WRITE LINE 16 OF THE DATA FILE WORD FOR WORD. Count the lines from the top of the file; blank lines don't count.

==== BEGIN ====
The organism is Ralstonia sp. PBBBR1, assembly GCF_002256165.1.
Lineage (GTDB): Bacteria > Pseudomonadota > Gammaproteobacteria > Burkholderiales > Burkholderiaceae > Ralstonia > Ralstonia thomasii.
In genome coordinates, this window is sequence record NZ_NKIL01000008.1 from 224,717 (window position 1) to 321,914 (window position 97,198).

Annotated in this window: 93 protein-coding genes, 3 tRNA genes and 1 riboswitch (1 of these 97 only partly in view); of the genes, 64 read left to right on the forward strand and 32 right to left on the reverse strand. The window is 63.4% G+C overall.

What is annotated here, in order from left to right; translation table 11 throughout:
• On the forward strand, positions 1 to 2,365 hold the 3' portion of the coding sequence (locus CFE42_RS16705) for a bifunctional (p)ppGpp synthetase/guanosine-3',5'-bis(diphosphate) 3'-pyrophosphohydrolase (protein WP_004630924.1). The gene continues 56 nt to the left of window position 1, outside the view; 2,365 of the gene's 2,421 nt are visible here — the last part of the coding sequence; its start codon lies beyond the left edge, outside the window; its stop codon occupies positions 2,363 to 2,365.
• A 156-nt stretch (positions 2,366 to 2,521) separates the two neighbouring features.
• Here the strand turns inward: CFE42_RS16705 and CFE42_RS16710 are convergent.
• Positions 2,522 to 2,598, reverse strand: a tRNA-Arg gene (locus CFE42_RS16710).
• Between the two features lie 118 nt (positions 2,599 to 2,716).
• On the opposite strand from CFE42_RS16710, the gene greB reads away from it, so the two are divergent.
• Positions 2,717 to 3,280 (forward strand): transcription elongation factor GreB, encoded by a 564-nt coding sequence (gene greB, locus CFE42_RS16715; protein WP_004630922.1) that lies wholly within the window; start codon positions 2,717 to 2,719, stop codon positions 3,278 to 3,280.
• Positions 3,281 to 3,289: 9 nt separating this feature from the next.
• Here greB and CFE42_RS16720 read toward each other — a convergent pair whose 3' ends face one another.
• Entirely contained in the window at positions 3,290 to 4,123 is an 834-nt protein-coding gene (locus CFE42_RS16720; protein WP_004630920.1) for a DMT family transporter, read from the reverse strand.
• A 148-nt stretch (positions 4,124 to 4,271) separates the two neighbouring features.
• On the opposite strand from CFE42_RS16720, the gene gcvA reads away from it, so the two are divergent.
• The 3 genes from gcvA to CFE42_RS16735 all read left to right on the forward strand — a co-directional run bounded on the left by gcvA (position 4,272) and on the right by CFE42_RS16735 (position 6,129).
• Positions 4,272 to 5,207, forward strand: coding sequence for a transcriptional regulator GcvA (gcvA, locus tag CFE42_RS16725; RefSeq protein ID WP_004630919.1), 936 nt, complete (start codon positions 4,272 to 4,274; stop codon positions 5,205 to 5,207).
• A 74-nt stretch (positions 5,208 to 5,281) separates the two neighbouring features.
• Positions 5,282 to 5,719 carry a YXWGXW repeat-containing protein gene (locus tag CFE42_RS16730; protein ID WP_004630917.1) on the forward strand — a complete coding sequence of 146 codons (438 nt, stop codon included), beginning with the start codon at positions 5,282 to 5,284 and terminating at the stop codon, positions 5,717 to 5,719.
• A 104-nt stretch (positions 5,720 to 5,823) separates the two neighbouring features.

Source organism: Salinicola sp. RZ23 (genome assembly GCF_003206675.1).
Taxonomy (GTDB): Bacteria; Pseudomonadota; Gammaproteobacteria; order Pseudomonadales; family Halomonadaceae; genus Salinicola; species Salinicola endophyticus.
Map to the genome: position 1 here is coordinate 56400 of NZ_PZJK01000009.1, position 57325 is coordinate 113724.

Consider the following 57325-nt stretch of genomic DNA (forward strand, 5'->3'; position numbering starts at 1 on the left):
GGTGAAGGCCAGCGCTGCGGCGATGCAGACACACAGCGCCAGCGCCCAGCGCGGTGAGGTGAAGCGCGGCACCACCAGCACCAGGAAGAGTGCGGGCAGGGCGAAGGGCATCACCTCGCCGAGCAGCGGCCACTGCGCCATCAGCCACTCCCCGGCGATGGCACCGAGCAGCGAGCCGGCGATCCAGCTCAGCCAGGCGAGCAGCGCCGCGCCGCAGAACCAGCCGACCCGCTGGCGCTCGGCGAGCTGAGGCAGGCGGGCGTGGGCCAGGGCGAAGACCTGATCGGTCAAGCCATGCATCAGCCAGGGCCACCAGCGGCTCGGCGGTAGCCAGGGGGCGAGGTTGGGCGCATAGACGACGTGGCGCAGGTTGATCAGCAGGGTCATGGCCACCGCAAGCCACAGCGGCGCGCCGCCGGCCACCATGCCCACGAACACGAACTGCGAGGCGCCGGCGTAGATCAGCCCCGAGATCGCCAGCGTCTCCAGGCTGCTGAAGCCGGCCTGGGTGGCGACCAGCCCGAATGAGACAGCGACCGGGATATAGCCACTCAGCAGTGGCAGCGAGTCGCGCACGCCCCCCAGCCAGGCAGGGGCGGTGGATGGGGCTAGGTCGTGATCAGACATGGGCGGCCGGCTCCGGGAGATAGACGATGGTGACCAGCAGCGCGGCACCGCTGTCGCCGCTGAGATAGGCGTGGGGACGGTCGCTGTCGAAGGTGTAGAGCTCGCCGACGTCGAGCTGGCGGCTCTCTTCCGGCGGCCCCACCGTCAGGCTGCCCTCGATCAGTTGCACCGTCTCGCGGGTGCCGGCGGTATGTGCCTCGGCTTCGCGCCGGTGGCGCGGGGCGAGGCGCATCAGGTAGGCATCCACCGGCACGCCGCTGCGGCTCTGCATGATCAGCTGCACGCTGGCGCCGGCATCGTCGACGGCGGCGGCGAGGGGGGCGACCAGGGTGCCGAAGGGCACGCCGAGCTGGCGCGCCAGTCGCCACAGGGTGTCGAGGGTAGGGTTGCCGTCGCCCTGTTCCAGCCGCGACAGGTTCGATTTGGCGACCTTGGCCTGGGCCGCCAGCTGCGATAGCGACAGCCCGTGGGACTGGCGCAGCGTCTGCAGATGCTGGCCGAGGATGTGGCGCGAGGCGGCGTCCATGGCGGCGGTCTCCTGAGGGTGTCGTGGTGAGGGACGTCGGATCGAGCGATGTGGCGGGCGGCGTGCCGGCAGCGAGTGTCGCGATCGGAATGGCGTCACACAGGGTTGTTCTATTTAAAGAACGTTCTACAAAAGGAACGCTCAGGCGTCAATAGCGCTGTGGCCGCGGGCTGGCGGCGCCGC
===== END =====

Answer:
• A 148-nt stretch (positions 4,124 to 4,271) separates the two neighbouring features.